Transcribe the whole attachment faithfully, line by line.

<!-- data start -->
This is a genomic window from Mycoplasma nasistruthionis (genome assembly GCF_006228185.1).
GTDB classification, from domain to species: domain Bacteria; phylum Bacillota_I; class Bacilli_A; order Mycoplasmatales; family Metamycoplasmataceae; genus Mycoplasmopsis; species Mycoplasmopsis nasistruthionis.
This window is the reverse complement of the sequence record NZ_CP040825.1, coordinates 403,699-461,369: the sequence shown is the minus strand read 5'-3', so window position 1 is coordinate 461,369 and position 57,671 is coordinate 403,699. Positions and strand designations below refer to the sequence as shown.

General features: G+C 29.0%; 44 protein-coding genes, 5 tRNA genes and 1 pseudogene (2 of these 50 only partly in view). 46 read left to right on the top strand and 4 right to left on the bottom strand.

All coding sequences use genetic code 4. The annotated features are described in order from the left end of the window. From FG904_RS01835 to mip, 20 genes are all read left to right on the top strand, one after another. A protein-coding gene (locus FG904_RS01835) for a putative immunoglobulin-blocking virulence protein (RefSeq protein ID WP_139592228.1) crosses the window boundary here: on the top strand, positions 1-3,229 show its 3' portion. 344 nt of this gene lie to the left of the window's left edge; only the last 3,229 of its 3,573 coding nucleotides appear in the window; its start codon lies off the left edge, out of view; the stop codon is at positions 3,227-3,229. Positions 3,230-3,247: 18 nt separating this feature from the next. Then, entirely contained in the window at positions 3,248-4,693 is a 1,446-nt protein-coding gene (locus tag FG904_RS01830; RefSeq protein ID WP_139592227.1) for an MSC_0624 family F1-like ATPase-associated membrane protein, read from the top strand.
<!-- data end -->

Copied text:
This is a genomic window from Mycoplasma nasistruthionis (genome assembly GCF_006228185.1).
GTDB classification, from domain to species: domain Bacteria; phylum Bacillota_I; class Bacilli_A; order Mycoplasmatales; family Metamycoplasmataceae; genus Mycoplasmopsis; species Mycoplasmopsis nasistruthionis.
This window is the reverse complement of the sequence record NZ_CP040825.1, coordinates 403,699-461,369: the sequence shown is the minus strand read 5'-3', so window position 1 is coordinate 461,369 and position 57,671 is coordinate 403,699. Positions and strand designations below refer to the sequence as shown.

General features: G+C 29.0%; 44 protein-coding genes, 5 tRNA genes and 1 pseudogene (2 of these 50 only partly in view). 46 read left to right on the top strand and 4 right to left on the bottom strand.

All coding sequences use genetic code 4. The annotated features are described in order from the left end of the window. From FG904_RS01835 to mip, 20 genes are all read left to right on the top strand, one after another. A protein-coding gene (locus FG904_RS01835) for a putative immunoglobulin-blocking virulence protein (RefSeq protein ID WP_139592228.1) crosses the window boundary here: on the top strand, positions 1-3,229 show its 3' portion. 344 nt of this gene lie to the left of the window's left edge; only the last 3,229 of its 3,573 coding nucleotides appear in the window; its start codon lies off the left edge, out of view; the stop codon is at positions 3,227-3,229. Positions 3,230-3,247: 18 nt separating this feature from the next. Then, entirely contained in the window at positions 3,248-4,693 is a 1,446-nt protein-coding gene (locus tag FG904_RS01830; RefSeq protein ID WP_139592227.1) for an MSC_0624 family F1-like ATPase-associated membrane protein, read from the top strand.